While all these applications and functions contribute to true enterprise image enablement, none on their own truly address the overall requirements demanded by true enterprise imaging. Cloud-based image exchange5 is a marvel of innovation that leverages today’s technologies to address remarkably important workflow needs around image transfer and retrieval. Zero-footprint viewers were unheard of until just a few years ago, and several in the industry today truly require zero install and are entirely HTML-5-based. Images can be viewed literally from any browser or device, and launched from any application, such as an EMR. This is a significant move toward enabling enterprise imaging. While the concept of the VNA has been around for a while, the industry buy-in that it has garnered today is remarkable, and efforts to rethink enterprise- image archiving truly have merit.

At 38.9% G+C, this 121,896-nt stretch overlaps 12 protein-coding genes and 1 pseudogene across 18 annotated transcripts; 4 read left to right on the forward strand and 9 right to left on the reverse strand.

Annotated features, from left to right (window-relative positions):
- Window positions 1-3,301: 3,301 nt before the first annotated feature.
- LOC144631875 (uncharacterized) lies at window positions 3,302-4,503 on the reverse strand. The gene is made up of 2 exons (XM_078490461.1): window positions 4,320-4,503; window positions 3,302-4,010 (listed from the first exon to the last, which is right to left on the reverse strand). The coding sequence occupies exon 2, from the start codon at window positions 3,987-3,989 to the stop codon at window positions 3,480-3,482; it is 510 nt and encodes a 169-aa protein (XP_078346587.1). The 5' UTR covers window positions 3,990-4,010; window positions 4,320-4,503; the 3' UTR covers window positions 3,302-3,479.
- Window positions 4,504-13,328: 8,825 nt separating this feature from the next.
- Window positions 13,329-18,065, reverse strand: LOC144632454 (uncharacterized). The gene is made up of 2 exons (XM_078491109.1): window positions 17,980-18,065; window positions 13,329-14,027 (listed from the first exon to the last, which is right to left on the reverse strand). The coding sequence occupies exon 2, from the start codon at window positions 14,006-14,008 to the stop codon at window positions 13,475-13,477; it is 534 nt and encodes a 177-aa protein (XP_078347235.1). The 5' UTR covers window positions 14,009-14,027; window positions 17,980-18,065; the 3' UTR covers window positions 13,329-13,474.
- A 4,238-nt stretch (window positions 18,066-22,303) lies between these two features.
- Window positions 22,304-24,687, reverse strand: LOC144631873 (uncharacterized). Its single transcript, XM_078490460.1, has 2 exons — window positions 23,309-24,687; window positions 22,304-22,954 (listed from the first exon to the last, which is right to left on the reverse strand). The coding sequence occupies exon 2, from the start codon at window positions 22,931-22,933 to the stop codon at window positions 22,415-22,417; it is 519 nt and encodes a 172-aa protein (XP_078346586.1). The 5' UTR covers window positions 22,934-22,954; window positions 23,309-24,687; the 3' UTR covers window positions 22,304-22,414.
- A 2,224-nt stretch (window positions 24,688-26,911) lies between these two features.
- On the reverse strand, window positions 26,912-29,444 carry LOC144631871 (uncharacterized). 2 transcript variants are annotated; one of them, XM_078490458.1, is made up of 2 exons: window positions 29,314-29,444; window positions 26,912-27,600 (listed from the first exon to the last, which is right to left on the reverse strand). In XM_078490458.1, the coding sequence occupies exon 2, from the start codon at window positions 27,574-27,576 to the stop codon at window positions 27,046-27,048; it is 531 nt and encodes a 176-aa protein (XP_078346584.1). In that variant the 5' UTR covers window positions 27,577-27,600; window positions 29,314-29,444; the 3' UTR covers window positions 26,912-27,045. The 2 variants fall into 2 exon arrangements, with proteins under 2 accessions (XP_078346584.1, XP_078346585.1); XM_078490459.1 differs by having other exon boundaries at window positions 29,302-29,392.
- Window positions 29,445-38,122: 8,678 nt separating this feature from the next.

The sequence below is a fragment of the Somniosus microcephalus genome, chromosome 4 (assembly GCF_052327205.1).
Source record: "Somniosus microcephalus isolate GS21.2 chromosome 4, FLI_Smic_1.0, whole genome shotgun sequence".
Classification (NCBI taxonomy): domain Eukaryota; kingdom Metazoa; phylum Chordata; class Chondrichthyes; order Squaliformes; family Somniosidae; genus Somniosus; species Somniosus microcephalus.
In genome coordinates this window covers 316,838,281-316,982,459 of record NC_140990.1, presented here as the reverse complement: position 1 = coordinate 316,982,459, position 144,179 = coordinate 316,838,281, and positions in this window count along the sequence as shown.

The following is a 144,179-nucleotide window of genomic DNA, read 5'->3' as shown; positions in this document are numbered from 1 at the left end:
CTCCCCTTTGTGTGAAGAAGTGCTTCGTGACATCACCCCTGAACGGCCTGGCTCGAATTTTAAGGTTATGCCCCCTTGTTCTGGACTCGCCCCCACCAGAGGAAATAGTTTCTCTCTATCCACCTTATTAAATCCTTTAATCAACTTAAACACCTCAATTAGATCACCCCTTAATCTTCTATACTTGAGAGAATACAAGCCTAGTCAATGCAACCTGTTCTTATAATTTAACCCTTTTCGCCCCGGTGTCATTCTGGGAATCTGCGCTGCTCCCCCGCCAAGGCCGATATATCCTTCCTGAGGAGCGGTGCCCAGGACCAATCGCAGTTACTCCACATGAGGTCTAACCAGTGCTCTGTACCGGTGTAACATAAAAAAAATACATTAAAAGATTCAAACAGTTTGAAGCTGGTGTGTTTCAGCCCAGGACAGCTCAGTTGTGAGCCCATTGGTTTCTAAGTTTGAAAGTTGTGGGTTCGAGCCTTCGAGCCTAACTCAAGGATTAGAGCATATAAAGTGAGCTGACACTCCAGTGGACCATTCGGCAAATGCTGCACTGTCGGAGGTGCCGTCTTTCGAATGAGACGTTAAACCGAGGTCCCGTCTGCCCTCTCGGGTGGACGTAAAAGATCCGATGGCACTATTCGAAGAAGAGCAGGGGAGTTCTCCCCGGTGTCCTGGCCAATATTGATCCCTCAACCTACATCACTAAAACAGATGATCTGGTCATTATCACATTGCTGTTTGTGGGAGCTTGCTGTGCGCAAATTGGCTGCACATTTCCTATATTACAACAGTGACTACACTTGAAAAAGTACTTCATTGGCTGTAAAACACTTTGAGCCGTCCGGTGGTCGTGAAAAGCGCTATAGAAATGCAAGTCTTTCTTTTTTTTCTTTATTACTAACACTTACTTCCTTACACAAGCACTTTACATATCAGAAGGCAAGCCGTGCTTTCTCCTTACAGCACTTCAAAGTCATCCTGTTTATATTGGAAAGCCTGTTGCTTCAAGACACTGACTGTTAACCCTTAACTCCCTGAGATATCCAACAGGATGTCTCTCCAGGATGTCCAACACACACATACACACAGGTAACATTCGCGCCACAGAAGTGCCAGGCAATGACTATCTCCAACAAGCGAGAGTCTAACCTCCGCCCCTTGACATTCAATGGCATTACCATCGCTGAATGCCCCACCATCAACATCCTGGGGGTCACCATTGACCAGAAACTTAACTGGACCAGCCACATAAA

Cohesion, not another singular application

The reality of true enterprise imaging, however, is that cohesion is king. It’s sometimes baffling to see that, as the industry tries to chomp away at the challenges of enterprise imaging in bits, what we truly need is an interoperable way to tackle the problems, to truly get us past the finish line.